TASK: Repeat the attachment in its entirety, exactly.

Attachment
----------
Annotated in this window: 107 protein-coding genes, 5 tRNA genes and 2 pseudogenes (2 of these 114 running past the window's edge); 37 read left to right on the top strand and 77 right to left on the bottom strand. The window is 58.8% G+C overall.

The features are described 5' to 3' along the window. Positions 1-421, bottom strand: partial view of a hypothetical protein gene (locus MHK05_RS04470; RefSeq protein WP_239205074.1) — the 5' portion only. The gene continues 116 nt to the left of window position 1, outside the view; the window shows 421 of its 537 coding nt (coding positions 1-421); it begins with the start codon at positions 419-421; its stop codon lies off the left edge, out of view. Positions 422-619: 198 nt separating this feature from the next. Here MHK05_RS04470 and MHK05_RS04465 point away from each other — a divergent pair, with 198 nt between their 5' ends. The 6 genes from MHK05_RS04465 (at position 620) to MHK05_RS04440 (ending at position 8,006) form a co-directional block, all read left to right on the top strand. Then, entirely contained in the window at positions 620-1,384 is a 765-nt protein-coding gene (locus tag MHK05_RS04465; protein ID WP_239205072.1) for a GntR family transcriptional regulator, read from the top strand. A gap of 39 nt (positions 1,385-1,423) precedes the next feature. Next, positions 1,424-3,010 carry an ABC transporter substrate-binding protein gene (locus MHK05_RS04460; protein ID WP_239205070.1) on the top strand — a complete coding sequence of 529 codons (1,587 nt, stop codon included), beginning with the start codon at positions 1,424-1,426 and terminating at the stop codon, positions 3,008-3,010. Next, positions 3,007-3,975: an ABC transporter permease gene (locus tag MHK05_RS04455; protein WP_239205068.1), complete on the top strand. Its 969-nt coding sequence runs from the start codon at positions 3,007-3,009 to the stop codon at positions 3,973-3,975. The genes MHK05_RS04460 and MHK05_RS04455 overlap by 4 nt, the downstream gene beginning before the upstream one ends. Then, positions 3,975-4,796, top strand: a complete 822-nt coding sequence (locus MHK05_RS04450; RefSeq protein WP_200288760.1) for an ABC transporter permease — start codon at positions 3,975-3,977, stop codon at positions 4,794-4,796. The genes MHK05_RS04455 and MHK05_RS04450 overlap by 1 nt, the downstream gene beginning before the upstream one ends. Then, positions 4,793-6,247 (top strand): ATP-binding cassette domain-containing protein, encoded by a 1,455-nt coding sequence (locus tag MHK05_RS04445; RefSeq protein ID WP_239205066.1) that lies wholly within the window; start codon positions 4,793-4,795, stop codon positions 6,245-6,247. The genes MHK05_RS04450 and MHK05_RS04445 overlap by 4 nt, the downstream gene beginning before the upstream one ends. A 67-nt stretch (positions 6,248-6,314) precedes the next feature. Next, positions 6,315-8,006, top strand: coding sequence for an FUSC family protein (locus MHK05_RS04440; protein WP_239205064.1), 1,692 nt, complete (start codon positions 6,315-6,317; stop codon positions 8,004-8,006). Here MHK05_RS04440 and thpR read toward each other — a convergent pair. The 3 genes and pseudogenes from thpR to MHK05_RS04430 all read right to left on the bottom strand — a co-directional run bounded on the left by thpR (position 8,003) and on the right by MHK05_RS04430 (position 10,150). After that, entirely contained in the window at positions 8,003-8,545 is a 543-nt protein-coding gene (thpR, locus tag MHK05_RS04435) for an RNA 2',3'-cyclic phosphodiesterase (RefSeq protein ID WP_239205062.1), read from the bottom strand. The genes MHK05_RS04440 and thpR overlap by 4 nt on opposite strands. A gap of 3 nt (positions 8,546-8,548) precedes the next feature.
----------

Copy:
Annotated in this window: 107 protein-coding genes, 5 tRNA genes and 2 pseudogenes (2 of these 114 running past the window's edge); 37 read left to right on the top strand and 77 right to left on the bottom strand. The window is 58.8% G+C overall.

The features are described 5' to 3' along the window. Positions 1-421, bottom strand: partial view of a hypothetical protein gene (locus MHK05_RS04470; RefSeq protein WP_239205074.1) — the 5' portion only. The gene continues 116 nt to the left of window position 1, outside the view; the window shows 421 of its 537 coding nt (coding positions 1-421); it begins with the start codon at positions 419-421; its stop codon lies off the left edge, out of view. Positions 422-619: 198 nt separating this feature from the next. Here MHK05_RS04470 and MHK05_RS04465 point away from each other — a divergent pair, with 198 nt between their 5' ends. The 6 genes from MHK05_RS04465 (at position 620) to MHK05_RS04440 (ending at position 8,006) form a co-directional block, all read left to right on the top strand. Then, entirely contained in the window at positions 620-1,384 is a 765-nt protein-coding gene (locus tag MHK05_RS04465; protein ID WP_239205072.1) for a GntR family transcriptional regulator, read from the top strand. A gap of 39 nt (positions 1,385-1,423) precedes the next feature. Next, positions 1,424-3,010 carry an ABC transporter substrate-binding protein gene (locus MHK05_RS04460; protein ID WP_239205070.1) on the top strand — a complete coding sequence of 529 codons (1,587 nt, stop codon included), beginning with the start codon at positions 1,424-1,426 and terminating at the stop codon, positions 3,008-3,010. Next, positions 3,007-3,975: an ABC transporter permease gene (locus tag MHK05_RS04455; protein WP_239205068.1), complete on the top strand. Its 969-nt coding sequence runs from the start codon at positions 3,007-3,009 to the stop codon at positions 3,973-3,975. The genes MHK05_RS04460 and MHK05_RS04455 overlap by 4 nt, the downstream gene beginning before the upstream one ends. Then, positions 3,975-4,796, top strand: a complete 822-nt coding sequence (locus MHK05_RS04450; RefSeq protein WP_200288760.1) for an ABC transporter permease — start codon at positions 3,975-3,977, stop codon at positions 4,794-4,796. The genes MHK05_RS04455 and MHK05_RS04450 overlap by 1 nt, the downstream gene beginning before the upstream one ends. Then, positions 4,793-6,247 (top strand): ATP-binding cassette domain-containing protein, encoded by a 1,455-nt coding sequence (locus tag MHK05_RS04445; RefSeq protein ID WP_239205066.1) that lies wholly within the window; start codon positions 4,793-4,795, stop codon positions 6,245-6,247. The genes MHK05_RS04450 and MHK05_RS04445 overlap by 4 nt, the downstream gene beginning before the upstream one ends. A 67-nt stretch (positions 6,248-6,314) precedes the next feature. Next, positions 6,315-8,006, top strand: coding sequence for an FUSC family protein (locus MHK05_RS04440; protein WP_239205064.1), 1,692 nt, complete (start codon positions 6,315-6,317; stop codon positions 8,004-8,006). Here MHK05_RS04440 and thpR read toward each other — a convergent pair. The 3 genes and pseudogenes from thpR to MHK05_RS04430 all read right to left on the bottom strand — a co-directional run bounded on the left by thpR (position 8,003) and on the right by MHK05_RS04430 (position 10,150). After that, entirely contained in the window at positions 8,003-8,545 is a 543-nt protein-coding gene (thpR, locus tag MHK05_RS04435) for an RNA 2',3'-cyclic phosphodiesterase (RefSeq protein ID WP_239205062.1), read from the bottom strand. The genes MHK05_RS04440 and thpR overlap by 4 nt on opposite strands. A gap of 3 nt (positions 8,546-8,548) precedes the next feature.